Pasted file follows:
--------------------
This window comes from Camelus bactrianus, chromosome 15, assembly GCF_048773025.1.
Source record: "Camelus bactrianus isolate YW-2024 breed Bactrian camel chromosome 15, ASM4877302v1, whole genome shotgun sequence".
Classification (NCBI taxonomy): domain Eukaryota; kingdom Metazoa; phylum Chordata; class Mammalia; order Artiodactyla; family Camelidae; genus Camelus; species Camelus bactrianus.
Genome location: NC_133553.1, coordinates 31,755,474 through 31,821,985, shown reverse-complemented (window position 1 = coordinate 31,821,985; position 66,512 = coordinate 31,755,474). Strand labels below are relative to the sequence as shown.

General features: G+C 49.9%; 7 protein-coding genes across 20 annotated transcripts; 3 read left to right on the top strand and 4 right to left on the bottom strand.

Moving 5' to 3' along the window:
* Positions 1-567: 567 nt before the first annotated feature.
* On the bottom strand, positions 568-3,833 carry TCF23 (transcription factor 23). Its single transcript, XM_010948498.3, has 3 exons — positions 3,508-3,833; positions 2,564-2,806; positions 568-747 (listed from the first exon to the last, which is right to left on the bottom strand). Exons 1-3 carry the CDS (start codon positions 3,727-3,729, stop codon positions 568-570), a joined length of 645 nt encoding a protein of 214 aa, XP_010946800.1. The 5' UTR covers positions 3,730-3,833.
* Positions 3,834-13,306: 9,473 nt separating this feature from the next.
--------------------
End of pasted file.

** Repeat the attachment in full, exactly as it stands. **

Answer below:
This window comes from Camelus bactrianus, chromosome 15, assembly GCF_048773025.1.
Source record: "Camelus bactrianus isolate YW-2024 breed Bactrian camel chromosome 15, ASM4877302v1, whole genome shotgun sequence".
Classification (NCBI taxonomy): domain Eukaryota; kingdom Metazoa; phylum Chordata; class Mammalia; order Artiodactyla; family Camelidae; genus Camelus; species Camelus bactrianus.
Genome location: NC_133553.1, coordinates 31,755,474 through 31,821,985, shown reverse-complemented (window position 1 = coordinate 31,821,985; position 66,512 = coordinate 31,755,474). Strand labels below are relative to the sequence as shown.

General features: G+C 49.9%; 7 protein-coding genes across 20 annotated transcripts; 3 read left to right on the top strand and 4 right to left on the bottom strand.

Moving 5' to 3' along the window:
* Positions 1-567: 567 nt before the first annotated feature.
* On the bottom strand, positions 568-3,833 carry TCF23 (transcription factor 23). Its single transcript, XM_010948498.3, has 3 exons — positions 3,508-3,833; positions 2,564-2,806; positions 568-747 (listed from the first exon to the last, which is right to left on the bottom strand). Exons 1-3 carry the CDS (start codon positions 3,727-3,729, stop codon positions 568-570), a joined length of 645 nt encoding a protein of 214 aa, XP_010946800.1. The 5' UTR covers positions 3,730-3,833.
* Positions 3,834-13,306: 9,473 nt separating this feature from the next.